Siddha Mohana Mitra

Other names: 

S. M. Mitra

Date of birth: 
01 Jan 1856
Precise DOB unknown: 
Date of death: 
01 Jan 1925
Precise date of death unknown: 

Siddha Mohana Mitra was born in 1856 and died in 1925. He was of Hindu-Bengali origin and had lived in Hyderabad for a number of years. Mitra had been editor of the Deccan Post.

From the begining of the twentieth century, Mitra wrote a number of books, published in London, on India. He was a regular contributor to the Asiatic Quarterly Review. He was a member of the Royal Asiatic Society and met a number of high-ranking Anglo-Indian officials. His book, Indian Problems, cited by Lord Curzon in a House of Lords debate in 1912 revealed Mitra's argument that the partition of Bengal had not had a detrimental effect on the region. George Birdwood wrote an introduction to this book, and encouraged Mitra to publish his work of fiction, Hindupore.


Maharani of Baroda, George Birdwood, John Murray (publisher)

Cobden Club, Royal Asiatic Society

Published works: 

British Rule in India, introduction by Sir James Fergusson, L. Ashburner, John Pollen and Colonel W. Loch (London: Dalziel and Co., 1905)

India and Imperial Preference (London: Cobden Club, 1907)

Indian Problems, introduction by Sir George Birdwood (London: J. Murray, 1908)

Hindupore: A peep behind the Indian unrest - an Anglo-Indian Romance (London: Luzac and Co., 1909)

Life and Letters of Sir John Hall, introduction by Read-Admiral R. Massie Blomfield (London: Longmans, 1911)

(with her Highness the Maharani of Baroda) The Position of Women in Indian Life (London: Longmans, 1911)

Anglo-Indian Studies (London: Longmans, 1913)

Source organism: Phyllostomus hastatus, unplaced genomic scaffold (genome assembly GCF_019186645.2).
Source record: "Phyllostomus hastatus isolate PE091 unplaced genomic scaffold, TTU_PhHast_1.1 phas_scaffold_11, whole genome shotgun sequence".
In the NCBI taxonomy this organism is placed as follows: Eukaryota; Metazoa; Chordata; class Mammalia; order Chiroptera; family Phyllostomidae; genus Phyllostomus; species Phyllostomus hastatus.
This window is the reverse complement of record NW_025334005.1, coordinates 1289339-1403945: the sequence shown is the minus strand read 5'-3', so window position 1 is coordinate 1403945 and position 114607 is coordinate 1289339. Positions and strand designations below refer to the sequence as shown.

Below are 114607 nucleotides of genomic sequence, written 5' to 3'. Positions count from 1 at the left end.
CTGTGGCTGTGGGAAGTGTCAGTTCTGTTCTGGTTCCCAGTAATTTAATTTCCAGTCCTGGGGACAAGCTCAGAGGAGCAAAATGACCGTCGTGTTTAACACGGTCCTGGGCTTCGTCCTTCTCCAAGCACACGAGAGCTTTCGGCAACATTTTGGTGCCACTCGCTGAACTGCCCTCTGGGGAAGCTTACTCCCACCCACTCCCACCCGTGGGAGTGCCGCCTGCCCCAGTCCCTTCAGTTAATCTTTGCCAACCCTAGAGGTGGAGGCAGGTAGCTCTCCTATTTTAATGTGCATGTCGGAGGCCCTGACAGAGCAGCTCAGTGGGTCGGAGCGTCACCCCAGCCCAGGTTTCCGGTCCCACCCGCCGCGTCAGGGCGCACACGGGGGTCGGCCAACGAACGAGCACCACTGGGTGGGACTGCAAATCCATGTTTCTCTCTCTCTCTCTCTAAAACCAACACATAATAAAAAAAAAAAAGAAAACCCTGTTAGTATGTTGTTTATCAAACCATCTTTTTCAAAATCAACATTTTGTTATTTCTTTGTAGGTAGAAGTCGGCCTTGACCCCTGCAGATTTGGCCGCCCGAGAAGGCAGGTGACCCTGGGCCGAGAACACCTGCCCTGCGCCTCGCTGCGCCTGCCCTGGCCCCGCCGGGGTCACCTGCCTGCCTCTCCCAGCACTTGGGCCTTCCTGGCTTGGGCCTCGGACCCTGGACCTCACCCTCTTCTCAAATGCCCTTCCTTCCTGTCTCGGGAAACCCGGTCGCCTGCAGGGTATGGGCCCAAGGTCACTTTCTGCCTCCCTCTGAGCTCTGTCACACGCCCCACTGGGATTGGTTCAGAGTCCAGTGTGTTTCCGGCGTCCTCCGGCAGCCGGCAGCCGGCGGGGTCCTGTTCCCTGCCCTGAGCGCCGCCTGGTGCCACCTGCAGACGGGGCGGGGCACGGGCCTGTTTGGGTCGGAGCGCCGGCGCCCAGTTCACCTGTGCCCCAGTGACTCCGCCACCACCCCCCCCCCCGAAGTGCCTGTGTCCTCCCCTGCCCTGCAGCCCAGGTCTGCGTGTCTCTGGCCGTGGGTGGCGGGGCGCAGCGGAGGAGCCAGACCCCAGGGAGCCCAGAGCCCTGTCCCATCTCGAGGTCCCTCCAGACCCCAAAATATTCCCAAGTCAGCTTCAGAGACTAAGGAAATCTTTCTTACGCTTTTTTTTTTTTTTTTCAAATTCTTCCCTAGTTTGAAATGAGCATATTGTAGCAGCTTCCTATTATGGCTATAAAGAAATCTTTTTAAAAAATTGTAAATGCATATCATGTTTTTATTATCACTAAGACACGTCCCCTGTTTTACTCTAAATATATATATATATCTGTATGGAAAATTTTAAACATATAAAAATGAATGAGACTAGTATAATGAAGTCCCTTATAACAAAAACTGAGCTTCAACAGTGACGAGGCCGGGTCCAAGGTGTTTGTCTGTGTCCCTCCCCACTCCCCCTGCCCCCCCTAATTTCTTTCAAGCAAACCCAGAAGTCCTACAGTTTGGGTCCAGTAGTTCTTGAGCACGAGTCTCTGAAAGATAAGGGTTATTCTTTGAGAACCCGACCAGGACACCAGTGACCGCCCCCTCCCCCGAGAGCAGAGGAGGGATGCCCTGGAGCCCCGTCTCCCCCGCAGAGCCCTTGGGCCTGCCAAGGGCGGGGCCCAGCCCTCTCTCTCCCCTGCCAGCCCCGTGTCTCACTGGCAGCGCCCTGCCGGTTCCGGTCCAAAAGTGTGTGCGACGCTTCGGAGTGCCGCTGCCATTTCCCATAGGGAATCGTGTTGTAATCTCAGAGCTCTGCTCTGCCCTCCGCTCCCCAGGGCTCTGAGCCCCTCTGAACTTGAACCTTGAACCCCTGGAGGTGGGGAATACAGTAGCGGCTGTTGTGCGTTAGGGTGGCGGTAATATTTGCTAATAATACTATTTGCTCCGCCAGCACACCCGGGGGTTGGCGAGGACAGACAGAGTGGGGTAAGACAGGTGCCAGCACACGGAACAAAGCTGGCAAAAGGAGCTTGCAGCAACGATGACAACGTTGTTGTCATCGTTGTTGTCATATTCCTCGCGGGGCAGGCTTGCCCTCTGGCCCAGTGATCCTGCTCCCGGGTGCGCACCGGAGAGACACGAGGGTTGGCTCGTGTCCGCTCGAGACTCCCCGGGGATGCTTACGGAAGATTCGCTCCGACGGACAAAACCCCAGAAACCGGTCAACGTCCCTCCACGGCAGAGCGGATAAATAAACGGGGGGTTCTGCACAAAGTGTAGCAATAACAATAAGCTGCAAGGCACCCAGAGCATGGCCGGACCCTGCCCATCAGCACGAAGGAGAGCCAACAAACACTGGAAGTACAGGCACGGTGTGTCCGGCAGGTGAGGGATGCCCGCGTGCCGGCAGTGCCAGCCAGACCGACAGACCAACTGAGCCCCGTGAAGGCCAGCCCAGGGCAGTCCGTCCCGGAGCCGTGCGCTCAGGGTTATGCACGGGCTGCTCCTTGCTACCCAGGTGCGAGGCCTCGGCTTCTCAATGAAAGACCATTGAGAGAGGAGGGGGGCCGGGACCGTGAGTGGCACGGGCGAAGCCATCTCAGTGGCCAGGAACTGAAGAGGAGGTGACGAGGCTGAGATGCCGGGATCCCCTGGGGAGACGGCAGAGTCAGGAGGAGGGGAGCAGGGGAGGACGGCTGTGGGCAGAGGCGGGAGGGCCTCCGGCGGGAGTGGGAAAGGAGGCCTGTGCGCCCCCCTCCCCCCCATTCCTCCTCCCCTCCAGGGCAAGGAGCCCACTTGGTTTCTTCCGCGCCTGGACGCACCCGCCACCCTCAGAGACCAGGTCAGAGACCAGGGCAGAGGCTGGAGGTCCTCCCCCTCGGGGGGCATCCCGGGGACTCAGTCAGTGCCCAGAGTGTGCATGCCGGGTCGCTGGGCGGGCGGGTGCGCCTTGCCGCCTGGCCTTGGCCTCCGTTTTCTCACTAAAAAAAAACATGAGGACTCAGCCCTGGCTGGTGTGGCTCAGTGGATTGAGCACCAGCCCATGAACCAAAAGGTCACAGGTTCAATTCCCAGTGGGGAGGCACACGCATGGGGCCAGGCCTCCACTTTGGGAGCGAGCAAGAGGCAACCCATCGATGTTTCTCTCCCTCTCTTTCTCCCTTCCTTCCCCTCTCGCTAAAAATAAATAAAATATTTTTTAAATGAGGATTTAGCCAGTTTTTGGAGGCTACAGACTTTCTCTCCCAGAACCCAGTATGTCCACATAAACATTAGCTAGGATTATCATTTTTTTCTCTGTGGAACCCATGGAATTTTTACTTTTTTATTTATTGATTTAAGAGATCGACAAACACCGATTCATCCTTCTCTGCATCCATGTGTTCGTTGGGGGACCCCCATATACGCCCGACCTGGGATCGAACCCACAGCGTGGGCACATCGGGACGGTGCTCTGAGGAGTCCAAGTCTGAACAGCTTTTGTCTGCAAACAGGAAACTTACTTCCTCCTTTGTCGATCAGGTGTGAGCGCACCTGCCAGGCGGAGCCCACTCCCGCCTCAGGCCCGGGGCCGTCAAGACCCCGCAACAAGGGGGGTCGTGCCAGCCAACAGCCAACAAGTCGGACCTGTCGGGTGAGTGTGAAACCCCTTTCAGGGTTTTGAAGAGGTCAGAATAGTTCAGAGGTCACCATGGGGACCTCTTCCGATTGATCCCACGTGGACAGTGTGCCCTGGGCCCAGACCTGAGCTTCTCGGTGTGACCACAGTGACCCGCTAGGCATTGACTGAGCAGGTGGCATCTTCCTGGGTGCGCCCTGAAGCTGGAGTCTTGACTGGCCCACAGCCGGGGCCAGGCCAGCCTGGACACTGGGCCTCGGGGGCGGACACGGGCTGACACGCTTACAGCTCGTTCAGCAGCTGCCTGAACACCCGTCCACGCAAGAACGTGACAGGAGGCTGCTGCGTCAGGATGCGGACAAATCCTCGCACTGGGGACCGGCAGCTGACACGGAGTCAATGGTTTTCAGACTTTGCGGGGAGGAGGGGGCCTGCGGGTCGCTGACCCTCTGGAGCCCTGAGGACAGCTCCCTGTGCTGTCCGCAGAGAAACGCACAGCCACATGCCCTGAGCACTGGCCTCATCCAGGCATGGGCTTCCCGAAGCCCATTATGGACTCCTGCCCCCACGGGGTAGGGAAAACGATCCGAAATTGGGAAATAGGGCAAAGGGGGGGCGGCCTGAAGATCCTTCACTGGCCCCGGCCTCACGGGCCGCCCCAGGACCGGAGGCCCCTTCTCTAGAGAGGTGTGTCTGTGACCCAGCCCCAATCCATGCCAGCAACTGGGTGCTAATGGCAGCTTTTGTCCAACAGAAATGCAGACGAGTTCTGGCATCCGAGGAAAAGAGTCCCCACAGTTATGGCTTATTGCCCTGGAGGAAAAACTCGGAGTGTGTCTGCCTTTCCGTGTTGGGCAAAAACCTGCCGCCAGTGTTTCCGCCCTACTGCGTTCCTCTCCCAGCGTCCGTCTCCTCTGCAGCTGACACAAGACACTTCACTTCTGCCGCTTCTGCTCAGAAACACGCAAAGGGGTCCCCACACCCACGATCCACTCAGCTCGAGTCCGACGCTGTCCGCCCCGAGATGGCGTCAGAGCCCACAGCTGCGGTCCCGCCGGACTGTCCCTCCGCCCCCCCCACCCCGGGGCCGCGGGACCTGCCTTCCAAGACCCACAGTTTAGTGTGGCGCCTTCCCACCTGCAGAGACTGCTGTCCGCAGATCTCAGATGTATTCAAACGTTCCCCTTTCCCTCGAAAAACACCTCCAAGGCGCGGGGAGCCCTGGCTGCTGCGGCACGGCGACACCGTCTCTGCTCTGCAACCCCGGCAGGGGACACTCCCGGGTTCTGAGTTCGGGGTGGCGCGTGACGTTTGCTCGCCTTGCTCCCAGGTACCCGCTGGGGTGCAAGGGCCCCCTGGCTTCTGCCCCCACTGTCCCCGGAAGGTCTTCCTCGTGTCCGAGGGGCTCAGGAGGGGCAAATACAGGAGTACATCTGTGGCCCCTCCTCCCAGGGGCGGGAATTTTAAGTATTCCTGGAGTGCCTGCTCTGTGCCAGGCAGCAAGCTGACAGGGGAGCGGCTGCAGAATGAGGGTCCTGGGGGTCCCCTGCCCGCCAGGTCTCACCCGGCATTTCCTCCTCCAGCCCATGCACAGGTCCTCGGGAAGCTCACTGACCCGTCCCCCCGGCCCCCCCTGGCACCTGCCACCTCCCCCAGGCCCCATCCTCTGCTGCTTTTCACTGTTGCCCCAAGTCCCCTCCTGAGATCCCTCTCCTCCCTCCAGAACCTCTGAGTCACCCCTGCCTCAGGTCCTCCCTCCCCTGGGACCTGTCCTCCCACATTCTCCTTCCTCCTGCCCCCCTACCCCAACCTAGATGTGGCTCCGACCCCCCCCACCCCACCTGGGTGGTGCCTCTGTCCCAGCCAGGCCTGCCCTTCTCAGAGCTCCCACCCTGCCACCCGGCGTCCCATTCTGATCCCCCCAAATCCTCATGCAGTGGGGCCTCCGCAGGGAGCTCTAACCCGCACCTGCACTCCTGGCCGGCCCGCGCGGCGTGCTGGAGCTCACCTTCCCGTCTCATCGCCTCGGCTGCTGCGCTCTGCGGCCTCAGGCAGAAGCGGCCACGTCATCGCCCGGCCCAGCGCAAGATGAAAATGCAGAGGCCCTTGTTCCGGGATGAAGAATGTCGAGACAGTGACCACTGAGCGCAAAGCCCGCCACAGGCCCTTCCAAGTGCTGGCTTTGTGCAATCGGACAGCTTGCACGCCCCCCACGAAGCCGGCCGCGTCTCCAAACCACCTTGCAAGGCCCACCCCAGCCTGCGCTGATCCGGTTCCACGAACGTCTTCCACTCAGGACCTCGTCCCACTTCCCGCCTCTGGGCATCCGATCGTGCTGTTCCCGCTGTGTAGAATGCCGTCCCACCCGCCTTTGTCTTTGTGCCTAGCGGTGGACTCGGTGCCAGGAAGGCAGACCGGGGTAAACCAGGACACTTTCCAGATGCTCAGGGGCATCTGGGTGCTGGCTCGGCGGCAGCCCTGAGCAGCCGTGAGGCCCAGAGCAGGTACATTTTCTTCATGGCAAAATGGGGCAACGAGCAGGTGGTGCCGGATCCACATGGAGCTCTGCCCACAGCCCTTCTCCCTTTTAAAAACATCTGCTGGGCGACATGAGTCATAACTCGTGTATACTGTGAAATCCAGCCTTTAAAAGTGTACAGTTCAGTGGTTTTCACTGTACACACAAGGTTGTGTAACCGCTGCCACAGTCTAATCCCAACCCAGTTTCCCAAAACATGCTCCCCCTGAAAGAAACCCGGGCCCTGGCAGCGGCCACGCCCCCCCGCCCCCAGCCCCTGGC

Peace in India, how to attain it (London: Longmans, 1922)

Contributions to periodicals: 

Asiatic Quarterly Review

Calcutta Review

The Fortnightly Review

The Hibbert Journal

Indian Review

Nineteenth Century


The Athenæum, 16 August 1913 (Anglo-Indian Studies)

The Times (Life and Letters of Sir John Hall)

The Morning Post (Life and Letters of Sir John Hall)

Contemporary Review (Life and Letters of Sir John Hall)

The Times (Indian Problems)

The Athenaeum (Indian Problems)

Saturday Review (Indian Problems)

The Times (The Position of Women in Indian Life)

The Morning Post (The Position of Women in Indian Life)

Contemporary Review (The Position of Women in Indian Life)

Spectator (The Position of Women in Indian Life)

Literary World (The Position of Women in Indian Life)

Manchester Guardian (The Position of Women in Indian Life)

The Daily Chronicle (The Position of Women in Indian Life)

Outlook (The Position of Women in Indian Life)

Conservative and Unionist Women's Franchise Review (The Position of Women in Indian Life)


Anglo-Indian Studies (London: Longmans, 1913), preface


My book, "Indian Problems", has not only been well received by the British Press, but has been quoted by Lord Curzon in a Debate in the House of Lords. Among my humble suggestions therein which aroused attention was the granting of the Victoria Cross to members of the Native Army, which was graciously taken into consideration by the King-Emperor, with the result that the much-coveted V. C. is now within the reach of my countrymen. Such circumstances have encouraged me to publish the present volume, "Anglo-Indian studies".